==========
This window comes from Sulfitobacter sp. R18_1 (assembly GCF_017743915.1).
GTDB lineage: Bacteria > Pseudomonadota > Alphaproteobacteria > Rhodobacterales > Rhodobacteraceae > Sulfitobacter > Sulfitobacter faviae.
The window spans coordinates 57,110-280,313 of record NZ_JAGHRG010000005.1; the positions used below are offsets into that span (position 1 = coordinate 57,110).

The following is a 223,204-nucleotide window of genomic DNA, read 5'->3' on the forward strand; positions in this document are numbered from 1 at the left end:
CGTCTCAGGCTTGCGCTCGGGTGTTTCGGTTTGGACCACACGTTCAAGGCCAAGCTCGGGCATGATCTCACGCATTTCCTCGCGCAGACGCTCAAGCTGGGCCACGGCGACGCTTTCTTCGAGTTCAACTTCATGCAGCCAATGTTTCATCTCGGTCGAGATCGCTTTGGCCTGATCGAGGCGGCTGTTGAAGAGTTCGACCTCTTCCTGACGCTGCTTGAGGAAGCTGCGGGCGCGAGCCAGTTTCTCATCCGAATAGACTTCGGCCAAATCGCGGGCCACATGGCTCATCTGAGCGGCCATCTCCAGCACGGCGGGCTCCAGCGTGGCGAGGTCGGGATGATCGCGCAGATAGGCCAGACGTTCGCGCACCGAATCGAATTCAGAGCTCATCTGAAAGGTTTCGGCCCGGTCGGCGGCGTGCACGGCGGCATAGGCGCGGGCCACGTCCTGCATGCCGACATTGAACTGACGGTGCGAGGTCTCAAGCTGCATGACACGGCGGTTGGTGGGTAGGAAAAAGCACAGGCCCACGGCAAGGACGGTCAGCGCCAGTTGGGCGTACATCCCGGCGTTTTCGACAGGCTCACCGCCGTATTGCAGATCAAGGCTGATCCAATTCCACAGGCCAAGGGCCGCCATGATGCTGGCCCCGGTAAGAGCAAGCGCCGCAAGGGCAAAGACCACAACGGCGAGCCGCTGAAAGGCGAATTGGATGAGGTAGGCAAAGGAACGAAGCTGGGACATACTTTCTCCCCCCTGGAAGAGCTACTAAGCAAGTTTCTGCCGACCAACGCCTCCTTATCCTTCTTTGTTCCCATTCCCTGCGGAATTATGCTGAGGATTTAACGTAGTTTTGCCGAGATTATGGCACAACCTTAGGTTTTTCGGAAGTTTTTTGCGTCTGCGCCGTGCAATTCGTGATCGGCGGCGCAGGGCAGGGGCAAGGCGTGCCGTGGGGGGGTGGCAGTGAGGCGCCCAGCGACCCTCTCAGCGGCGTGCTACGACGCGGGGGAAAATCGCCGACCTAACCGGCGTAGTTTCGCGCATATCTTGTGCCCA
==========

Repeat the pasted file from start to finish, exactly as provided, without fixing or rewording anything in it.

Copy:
This window comes from Sulfitobacter sp. R18_1 (assembly GCF_017743915.1).
GTDB lineage: Bacteria > Pseudomonadota > Alphaproteobacteria > Rhodobacterales > Rhodobacteraceae > Sulfitobacter > Sulfitobacter faviae.
The window spans coordinates 57,110-280,313 of record NZ_JAGHRG010000005.1; the positions used below are offsets into that span (position 1 = coordinate 57,110).

The following is a 223,204-nucleotide window of genomic DNA, read 5'->3' on the forward strand; positions in this document are numbered from 1 at the left end:
CGTCTCAGGCTTGCGCTCGGGTGTTTCGGTTTGGACCACACGTTCAAGGCCAAGCTCGGGCATGATCTCACGCATTTCCTCGCGCAGACGCTCAAGCTGGGCCACGGCGACGCTTTCTTCGAGTTCAACTTCATGCAGCCAATGTTTCATCTCGGTCGAGATCGCTTTGGCCTGATCGAGGCGGCTGTTGAAGAGTTCGACCTCTTCCTGACGCTGCTTGAGGAAGCTGCGGGCGCGAGCCAGTTTCTCATCCGAATAGACTTCGGCCAAATCGCGGGCCACATGGCTCATCTGAGCGGCCATCTCCAGCACGGCGGGCTCCAGCGTGGCGAGGTCGGGATGATCGCGCAGATAGGCCAGACGTTCGCGCACCGAATCGAATTCAGAGCTCATCTGAAAGGTTTCGGCCCGGTCGGCGGCGTGCACGGCGGCATAGGCGCGGGCCACGTCCTGCATGCCGACATTGAACTGACGGTGCGAGGTCTCAAGCTGCATGACACGGCGGTTGGTGGGTAGGAAAAAGCACAGGCCCACGGCAAGGACGGTCAGCGCCAGTTGGGCGTACATCCCGGCGTTTTCGACAGGCTCACCGCCGTATTGCAGATCAAGGCTGATCCAATTCCACAGGCCAAGGGCCGCCATGATGCTGGCCCCGGTAAGAGCAAGCGCCGCAAGGGCAAAGACCACAACGGCGAGCCGCTGAAAGGCGAATTGGATGAGGTAGGCAAAGGAACGAAGCTGGGACATACTTTCTCCCCCCTGGAAGAGCTACTAAGCAAGTTTCTGCCGACCAACGCCTCCTTATCCTTCTTTGTTCCCATTCCCTGCGGAATTATGCTGAGGATTTAACGTAGTTTTGCCGAGATTATGGCACAACCTTAGGTTTTTCGGAAGTTTTTTGCGTCTGCGCCGTGCAATTCGTGATCGGCGGCGCAGGGCAGGGGCAAGGCGTGCCGTGGGGGGGTGGCAGTGAGGCGCCCAGCGACCCTCTCAGCGGCGTGCTACGACGCGGGGGAAAATCGCCGACCTAACCGGCGTAGTTTCGCGCATATCTTGTGCCCA